In 2011, the next big thing was 3D television. When 3D fizzled out, the manufacturers latched onto 4K. But some are now betting their R&D funds on 8K, skipping the prospects of 4K before it even happens. What’s a mobile truck vendor to do with all the uncertainty about formats?
Nic Dugger, owner of TNDV in Nashville, learned his lesson in 2011 when he rolled out Aspiration, a new SD/HD/3D mobile unit. It didn’t take him long to see that the 3D element would at best play a nominal role in his future productions.
So how is an industry player like Dugger approaching 4K? By creating customized a la carte technologies within temporary, cost-effective packages. Essentially, he waiting out the format war.
“The 4K message was inescapable at NAB, and for good reason as the technology itself has arrived,” said Dugger. “However, with 3D we learned that nothing is assured. In reality, we are still in a lull between HD and what’s next. We think it is 4K, but from deeper conversations with vendors it’s clear that the research and development dollars are moving into 8K. And there remains the possibility that 1080p production could pick up the slack in the meantime.”
Based on this uncertainty, TNDV is betting on custom-built flypacks while also remaining fluid infrastructure-wise across their five mobile production trucks. The need for mobile systems is growing, but the ability to customize flypacks and trucks means lower costs and more options for clients, Dugger said. His strategy is to keep his own company’s investment costs manageable until a clear next-generation format emerges.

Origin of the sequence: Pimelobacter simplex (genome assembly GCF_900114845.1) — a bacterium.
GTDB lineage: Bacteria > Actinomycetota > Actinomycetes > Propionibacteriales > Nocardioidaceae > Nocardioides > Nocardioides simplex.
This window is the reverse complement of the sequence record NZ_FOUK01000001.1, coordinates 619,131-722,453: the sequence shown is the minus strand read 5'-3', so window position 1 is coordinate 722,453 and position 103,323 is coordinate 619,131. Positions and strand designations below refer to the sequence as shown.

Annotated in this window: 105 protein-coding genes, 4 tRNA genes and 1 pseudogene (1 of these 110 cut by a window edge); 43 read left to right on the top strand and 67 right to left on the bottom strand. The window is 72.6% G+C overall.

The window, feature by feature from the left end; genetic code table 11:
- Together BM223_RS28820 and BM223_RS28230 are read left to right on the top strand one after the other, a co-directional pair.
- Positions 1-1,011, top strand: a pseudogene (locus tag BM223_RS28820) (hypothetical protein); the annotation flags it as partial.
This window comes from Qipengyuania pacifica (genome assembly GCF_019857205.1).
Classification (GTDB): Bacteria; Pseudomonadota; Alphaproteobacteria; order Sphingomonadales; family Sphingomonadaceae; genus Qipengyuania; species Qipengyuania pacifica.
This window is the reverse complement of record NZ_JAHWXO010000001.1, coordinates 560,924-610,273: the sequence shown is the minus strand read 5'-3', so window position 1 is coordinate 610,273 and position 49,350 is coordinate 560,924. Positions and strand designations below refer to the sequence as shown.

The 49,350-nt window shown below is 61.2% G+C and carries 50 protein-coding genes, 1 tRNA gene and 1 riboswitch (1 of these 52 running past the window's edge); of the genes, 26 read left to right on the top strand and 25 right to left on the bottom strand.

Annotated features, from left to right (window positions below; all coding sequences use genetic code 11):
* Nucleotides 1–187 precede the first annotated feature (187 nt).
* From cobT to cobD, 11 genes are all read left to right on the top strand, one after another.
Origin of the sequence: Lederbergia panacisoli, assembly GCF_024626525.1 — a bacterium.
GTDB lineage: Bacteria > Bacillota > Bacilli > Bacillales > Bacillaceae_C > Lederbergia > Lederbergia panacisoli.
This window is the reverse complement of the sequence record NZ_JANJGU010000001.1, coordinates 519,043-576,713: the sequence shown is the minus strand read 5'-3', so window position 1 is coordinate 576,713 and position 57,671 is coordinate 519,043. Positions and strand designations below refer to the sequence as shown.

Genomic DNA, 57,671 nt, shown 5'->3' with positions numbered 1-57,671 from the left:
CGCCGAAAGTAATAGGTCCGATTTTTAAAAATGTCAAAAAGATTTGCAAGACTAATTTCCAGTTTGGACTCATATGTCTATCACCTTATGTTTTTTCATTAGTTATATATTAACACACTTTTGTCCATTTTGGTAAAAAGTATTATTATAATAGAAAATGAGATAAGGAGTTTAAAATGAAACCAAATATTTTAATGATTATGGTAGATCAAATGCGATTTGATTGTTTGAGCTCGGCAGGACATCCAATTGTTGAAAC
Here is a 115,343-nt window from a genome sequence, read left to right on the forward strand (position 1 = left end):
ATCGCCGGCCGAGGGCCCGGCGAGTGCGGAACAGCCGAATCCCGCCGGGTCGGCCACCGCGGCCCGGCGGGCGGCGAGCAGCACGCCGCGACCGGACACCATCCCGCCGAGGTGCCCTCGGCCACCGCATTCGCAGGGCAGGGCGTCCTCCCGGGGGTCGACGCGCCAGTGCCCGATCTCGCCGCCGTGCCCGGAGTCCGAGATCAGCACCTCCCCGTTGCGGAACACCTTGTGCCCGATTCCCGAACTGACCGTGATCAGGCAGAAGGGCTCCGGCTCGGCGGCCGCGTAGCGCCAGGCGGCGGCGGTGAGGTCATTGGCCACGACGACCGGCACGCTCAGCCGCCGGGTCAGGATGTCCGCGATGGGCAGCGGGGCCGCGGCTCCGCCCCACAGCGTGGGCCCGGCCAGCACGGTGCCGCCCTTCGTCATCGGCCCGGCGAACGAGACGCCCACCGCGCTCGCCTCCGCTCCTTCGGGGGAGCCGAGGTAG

This approach is most noticeable to clients through TNDV’s increasing integration of 4K cameras into productions, whether for custom flypacks or the company’s mobile trucks.
Recent examples include a live shoot for the ABC Television program “Nashville,” which incorporated Red Epic 4K digital cinema cameras for concert performances that were a central part of an April episode’s storyline.
TNDV also recently incorporated Canon C300 digital cinema cameras into several live event productions, including Madonna and Amnesty International concerts at the Barclays Center in Brooklyn.
Dugger kept his costs low by renting these and other 4K cameras as required, and integrated them within traditional 1080p HD production architectures to maintain reliability, redundancy and flexibility.
“We’re giving our clients that want the advanced capabilities of 4K acquisition the creature comforts they deserve across the rest of the workflow,” said Dugger. “By bringing in multiviewers, the director of photography realizes how powerful their productions are when they can monitor all 10 of their cameras.
We’re providing a high-end matrix intercom system akin to what would be found in a top-of-the-line HD production truck structure. And we’re providing a rack of Aja KiPros for backup recording, timecode-locked with audio, in the event of issues with the 4K media.”
The ability to remain flexible through trucks and flypacks also allows TNDV to scale for each show, designing each system around camera counts, switching inputs and other varying technical specifications.
“We’re quickly moving away from the days of relying on a fixed list of components and specifications, especially as we await the true arrival of the next big thing,” said Dugger. “I would rather my clients express their needs and allow TNDV to make it happen, presenting custom working solutions tailored for each show. This is really about a la carte TV production.”